"The open source experiment soon proved a failure," Wood and West write. "With the rise of Android, other potential handset sponsors stopped funding the Symbian Foundation, leaving Nokia's contributions (and its internal R&D group) providing nearly all the resources to support the platform. While shipment of MOAP phones continued in Japan, in October 2010 both Samsung and Sony Ericsson announced they would no longer develop Symbian phones."
For Wood and West, the problem that really saw Symbian fall apart was, retrospectively, inherent from its very beginning.
Symbian's ability to set an independent course was "ultimately constrained by the dual role of its largest shareholder and customer [...] We believe Symbian's eventual failure suggests key difficulties in achieving platform success in the case of divided leadership. To begin with, the existence of such divided leadership suggests a broader problem of defining and operationalising platform leadership with multiple leaders. For example, Gawer and Henderson (2007) define Microsoft and Intel as platform leaders [with Wintel]; if the Symbian platform were similarly defined, then the leaders would be Symbian and ARM but clearly platform licensees played a crucial (if not controlling) role in its evolution."
When Nokia announced in 2011 that it was ditching Symbian as its primary smartphone platform in favour of Windows Phone, it effectively signalled that the end was nigh for the OS. Nokia said it would wind down its use of Symbian, and later that year announced that Accenture was to take over development work and support for the OS.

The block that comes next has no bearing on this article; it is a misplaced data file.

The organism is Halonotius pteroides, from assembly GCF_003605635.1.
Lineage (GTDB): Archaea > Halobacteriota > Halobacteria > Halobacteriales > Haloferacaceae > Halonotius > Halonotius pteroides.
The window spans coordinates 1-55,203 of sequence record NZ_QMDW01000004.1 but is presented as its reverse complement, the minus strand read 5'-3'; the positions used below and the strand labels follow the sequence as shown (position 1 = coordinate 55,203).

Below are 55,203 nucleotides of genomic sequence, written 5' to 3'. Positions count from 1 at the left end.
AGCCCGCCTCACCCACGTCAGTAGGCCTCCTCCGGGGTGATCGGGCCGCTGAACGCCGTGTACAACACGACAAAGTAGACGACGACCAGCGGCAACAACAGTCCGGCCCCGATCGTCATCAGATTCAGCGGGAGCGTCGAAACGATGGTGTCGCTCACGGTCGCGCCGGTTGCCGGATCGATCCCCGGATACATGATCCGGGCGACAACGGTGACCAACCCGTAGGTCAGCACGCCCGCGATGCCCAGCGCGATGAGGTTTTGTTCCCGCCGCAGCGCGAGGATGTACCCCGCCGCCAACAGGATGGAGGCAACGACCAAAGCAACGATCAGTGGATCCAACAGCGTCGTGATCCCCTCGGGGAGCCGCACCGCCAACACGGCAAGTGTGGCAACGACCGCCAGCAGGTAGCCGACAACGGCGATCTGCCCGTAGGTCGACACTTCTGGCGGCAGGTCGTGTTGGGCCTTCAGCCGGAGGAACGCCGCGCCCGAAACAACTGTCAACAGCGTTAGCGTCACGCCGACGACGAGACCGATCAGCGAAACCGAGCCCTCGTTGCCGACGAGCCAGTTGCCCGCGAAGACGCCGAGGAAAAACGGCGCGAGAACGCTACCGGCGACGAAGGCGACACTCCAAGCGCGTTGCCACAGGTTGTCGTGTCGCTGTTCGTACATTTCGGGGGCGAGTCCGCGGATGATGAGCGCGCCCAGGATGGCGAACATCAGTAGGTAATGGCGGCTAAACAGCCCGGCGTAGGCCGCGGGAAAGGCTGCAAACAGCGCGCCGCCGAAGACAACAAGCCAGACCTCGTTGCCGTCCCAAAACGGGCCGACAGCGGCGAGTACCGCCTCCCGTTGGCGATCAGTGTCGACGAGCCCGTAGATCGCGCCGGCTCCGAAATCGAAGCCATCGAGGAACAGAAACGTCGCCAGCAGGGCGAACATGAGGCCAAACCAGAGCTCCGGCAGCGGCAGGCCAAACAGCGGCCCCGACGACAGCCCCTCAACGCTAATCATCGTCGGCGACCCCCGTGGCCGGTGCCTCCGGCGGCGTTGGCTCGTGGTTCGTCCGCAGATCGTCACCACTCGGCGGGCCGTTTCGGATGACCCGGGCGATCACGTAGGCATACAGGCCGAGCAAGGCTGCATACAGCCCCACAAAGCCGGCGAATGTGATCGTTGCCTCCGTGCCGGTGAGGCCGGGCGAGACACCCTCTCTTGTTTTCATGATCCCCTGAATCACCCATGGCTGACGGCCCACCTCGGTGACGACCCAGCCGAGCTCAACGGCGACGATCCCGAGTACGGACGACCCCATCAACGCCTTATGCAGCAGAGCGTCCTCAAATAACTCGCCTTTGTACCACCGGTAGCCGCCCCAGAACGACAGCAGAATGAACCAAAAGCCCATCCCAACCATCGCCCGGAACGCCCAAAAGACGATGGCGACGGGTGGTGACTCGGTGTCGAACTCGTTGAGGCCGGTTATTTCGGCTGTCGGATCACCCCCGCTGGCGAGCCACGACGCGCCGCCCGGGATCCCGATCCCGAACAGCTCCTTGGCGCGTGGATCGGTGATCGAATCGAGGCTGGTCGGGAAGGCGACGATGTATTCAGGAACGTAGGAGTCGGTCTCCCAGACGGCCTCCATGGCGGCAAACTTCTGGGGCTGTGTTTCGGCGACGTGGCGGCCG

That outsourcing deal will close in 2016, and is unlikely to be renewed. Nokia has been Symbian's biggest champion throughout its life and, when it said this month that last year's PureView 808 will be the last Symbian device it ever makes, it was the final nail in the OS' coffin. When the Accenture deal finally runs out, Symbian will be over 15 years old.
Series 40 - Nokia's proprietary, budget OS – practically shares a birthday with Symbian; it too is around 15 years old. When you got your first phone, there's a good chance in ran Series 40, and for many people in developing economies, the same is still true.
When it was clear that the iPhone and Android duopoly was having a significant impact on Nokia, it was thought that the low-end Series 40, not Symbian, would be axed and that Symbian would take over as Nokia's midrange and budget OS of choice. It was not to be.
As Dean Bubley, founder of mobile analysts Disruptive Analysis, wrote in 2008: "There has been a certain amount of speculation that Nokia would push Symbian and S60 down further into the feature phone space, perhaps even getting rid of S40. That's clearly nonsense - S40 has to sell at price points right down to the bottom end of the GSM market, and up to some pretty decently-featured higher-end 3G devices. Symbian won't scale down that low."
Rumours surfaced again that Series 40 was for the chop last year, with Nokia working on a lightweight Linux OS called Meltemi, destined for mid-to-low range that Series 40 traditionally occupied.